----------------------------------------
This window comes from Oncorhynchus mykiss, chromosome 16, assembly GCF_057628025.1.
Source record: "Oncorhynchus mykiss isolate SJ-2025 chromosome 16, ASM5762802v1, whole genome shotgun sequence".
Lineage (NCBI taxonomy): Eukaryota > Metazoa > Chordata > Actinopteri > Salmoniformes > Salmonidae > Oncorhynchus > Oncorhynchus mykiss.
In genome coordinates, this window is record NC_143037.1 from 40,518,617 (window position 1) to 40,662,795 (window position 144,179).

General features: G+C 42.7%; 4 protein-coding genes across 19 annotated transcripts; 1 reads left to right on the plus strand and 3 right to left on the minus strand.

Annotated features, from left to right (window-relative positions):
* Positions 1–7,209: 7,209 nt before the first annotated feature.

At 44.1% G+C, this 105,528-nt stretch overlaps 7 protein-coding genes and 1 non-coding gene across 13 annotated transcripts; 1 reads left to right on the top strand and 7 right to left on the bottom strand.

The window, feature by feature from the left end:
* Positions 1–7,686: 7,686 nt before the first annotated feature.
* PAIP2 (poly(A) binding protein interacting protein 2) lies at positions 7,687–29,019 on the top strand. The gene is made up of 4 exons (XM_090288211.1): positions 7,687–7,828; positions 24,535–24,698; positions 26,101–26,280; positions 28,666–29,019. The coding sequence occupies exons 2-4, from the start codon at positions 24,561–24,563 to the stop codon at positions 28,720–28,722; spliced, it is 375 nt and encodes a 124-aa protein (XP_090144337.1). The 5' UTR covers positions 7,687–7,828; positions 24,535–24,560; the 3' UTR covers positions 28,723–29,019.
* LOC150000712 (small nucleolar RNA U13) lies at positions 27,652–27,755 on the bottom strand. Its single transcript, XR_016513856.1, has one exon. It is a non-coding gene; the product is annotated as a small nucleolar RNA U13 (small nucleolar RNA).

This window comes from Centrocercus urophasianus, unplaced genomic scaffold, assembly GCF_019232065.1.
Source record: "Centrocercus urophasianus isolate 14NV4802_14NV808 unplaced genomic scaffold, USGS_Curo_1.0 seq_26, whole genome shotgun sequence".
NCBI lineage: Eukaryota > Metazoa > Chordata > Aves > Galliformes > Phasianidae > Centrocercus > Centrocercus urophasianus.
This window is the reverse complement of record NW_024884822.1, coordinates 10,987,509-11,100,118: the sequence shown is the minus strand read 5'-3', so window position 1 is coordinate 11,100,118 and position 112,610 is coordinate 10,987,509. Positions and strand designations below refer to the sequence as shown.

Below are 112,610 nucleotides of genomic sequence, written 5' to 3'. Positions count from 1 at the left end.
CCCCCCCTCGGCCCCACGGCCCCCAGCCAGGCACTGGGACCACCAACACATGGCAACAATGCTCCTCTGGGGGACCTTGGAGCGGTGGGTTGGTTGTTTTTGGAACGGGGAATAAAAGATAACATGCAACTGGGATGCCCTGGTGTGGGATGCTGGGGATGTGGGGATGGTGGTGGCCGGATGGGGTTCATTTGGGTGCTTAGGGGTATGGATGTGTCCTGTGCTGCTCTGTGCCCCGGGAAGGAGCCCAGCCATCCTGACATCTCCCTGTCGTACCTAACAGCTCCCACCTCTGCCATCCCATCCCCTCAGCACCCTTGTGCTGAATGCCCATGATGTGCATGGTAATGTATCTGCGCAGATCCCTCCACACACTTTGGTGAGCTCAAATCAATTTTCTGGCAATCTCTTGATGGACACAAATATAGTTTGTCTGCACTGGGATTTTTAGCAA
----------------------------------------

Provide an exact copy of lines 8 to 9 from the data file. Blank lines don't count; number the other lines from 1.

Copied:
At 44.1% G+C, this 105,528-nt stretch overlaps 7 protein-coding genes and 1 non-coding gene across 13 annotated transcripts; 1 reads left to right on the top strand and 7 right to left on the bottom strand.

The window, feature by feature from the left end: